Original Research

Caregiver burden and its sociodemographic determinants in family caregivers of patients with schizophrenia attending a psychiatric tertiary hospital in South Africa

Chioma O. Onyia, Julia S. Lethole, Gbenga Olorunfemi, Nnabuike C. Ngene
South African Journal of Psychiatry | Vol 30 | a2252 | DOI: https://doi.org/10.4102/sajpsychiatry.v30i0.2252 | © 2024 Chioma O. Onyia, Julia S. Lethole, Gbenga Olorunfemi, Nnabuike C. Ngene | This work is licensed under CC Attribution 4.0
Submitted: 13 January 2024 | Published: 21 June 2024

About the author(s)

Chioma O. Onyia, Department of Psychiatry, School of Medicine, Sefako Makgatho Health Sciences University, Pretoria, South Africa
Julia S. Lethole, Department of Psychiatry, School of Medicine, Sefako Makgatho Health Sciences University, Pretoria, South Africa
Gbenga Olorunfemi, Division of Epidemiology and Biostatistics, School of Public Health, University of the Witwatersrand, Johannesburg, South Africa
Nnabuike C. Ngene, Department of Obstetrics and Gynaecology, School of Clinical Medicine, Faculty of Health Sciences, University of the Witwatersrand, Johannesburg, South Africa; and, Department of Obstetrics and Gynaecology, Leratong Hospital, Krugersdorp, South Africa

Abstract

Background: Chronic mental illnesses such as schizophrenia affect patients’ functioning, making caregiving necessary although burdensome.

Aim: This study aimed to determine caregiver burden and its sociodemographic determinants in family caregivers of patients with schizophrenia attending a Psychiatric Outpatient Department (POD).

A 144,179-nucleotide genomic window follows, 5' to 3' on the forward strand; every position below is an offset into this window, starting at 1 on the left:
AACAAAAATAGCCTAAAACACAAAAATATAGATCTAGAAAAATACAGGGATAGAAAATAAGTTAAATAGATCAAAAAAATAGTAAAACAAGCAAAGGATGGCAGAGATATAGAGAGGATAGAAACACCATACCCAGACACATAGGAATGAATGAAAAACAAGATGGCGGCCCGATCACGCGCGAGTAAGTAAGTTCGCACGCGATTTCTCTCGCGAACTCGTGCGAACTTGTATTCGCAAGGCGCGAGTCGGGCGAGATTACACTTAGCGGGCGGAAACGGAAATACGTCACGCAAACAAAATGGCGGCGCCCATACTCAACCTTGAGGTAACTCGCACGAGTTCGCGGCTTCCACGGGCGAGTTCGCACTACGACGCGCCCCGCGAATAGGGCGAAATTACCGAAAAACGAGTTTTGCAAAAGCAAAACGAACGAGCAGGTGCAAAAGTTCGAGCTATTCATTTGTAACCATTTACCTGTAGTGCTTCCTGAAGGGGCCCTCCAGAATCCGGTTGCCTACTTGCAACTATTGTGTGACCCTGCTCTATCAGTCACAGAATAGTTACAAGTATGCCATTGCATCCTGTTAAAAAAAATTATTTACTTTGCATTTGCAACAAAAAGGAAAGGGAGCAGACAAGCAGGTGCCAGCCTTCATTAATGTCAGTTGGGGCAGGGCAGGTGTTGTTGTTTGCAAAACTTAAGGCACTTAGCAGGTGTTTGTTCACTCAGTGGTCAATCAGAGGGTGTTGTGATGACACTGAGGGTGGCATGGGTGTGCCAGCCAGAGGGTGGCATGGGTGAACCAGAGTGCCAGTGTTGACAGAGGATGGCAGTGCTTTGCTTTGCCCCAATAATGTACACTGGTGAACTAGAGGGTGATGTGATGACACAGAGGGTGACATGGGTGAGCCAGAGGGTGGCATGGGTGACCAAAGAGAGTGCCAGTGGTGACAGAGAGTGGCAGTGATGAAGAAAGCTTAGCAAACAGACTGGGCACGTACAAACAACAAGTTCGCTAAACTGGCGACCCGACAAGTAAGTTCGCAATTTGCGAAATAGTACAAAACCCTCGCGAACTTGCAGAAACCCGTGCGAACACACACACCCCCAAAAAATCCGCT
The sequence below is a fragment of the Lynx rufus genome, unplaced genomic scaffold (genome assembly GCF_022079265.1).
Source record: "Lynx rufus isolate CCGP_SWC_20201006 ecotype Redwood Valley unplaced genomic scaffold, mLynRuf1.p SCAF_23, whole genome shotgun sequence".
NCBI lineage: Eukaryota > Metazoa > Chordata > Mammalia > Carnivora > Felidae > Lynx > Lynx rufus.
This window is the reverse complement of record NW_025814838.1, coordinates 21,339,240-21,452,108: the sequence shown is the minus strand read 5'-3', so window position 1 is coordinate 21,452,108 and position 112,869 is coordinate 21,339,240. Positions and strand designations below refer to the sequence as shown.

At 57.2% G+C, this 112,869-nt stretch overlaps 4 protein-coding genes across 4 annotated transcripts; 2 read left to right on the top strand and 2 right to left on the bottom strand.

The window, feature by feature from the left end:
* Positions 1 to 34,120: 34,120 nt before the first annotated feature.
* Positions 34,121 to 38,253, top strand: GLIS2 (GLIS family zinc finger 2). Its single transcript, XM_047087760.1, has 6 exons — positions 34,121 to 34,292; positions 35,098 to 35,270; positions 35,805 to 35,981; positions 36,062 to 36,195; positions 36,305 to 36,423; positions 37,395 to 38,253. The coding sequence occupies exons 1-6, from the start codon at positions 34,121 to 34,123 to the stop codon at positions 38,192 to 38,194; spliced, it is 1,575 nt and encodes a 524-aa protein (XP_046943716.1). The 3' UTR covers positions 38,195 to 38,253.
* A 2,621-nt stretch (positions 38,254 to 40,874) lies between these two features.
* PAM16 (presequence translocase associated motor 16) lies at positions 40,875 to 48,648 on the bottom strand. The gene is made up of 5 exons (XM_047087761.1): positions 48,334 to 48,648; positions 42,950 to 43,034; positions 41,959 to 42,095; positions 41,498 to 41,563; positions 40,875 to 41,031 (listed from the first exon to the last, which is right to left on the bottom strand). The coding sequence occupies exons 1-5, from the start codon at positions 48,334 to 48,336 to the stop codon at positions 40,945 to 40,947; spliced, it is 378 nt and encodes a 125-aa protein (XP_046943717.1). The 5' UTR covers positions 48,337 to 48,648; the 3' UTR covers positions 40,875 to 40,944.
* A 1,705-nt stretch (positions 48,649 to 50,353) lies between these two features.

Setting: Tertiary hospital in Northern Pretoria, South Africa.

Methods: In this cross-sectional study conducted over 3 months, 300 consecutive family caregivers who attended the POD were administered a 22-item Zarit Burden Interview (ZBI-22), which has a score of 0–88, with higher values indicating more burden. Their sociodemographic characteristics were ascertained. Linear and ordinal logistic regression analyses were performed to identify determinants or predictors of total and severe burdens, respectively.

Results: Most caregivers were aged 46.0 ± 14 years, females (62%), parents (39%), of low-income status (93.7%), had secondary education (70%), resided with the patient (87%), and helped with all troublesome activities (95.3%). The median ZBI-22 score was 19.0 (interquartile range: 13.0–30.5). The determinants of both total and severe burdens were: caregiver age ≥ 50 years adjusted odds ratio (aOR): 2.55, confidence interval (CI): 1.49–4.36; residential area farther away from the hospital aOR: 1.76, CI: 1.3–2.99; increasing months of caregiving aOR: 1.0, CI: 1.001–1.009, p = 0.006; and not having another family member that needs care aOR: 0.43, CI: 0.24–0.78.

Conclusion: Having mental healthcare facilities close to residential areas and assisting caregivers aged ≥ 50 years who have multiple family members who need care may alleviate the burden.

Contribution: Predicting total and severe caregiver burdens contemporaneously is effective for identifying potential burden interventions.


Keywords

caregiver burden; family caregivers; ordinal logistic regression; predictors; schizophrenia; sociodemographic factors

Sustainable Development Goal

Goal 3: Good health and well-being

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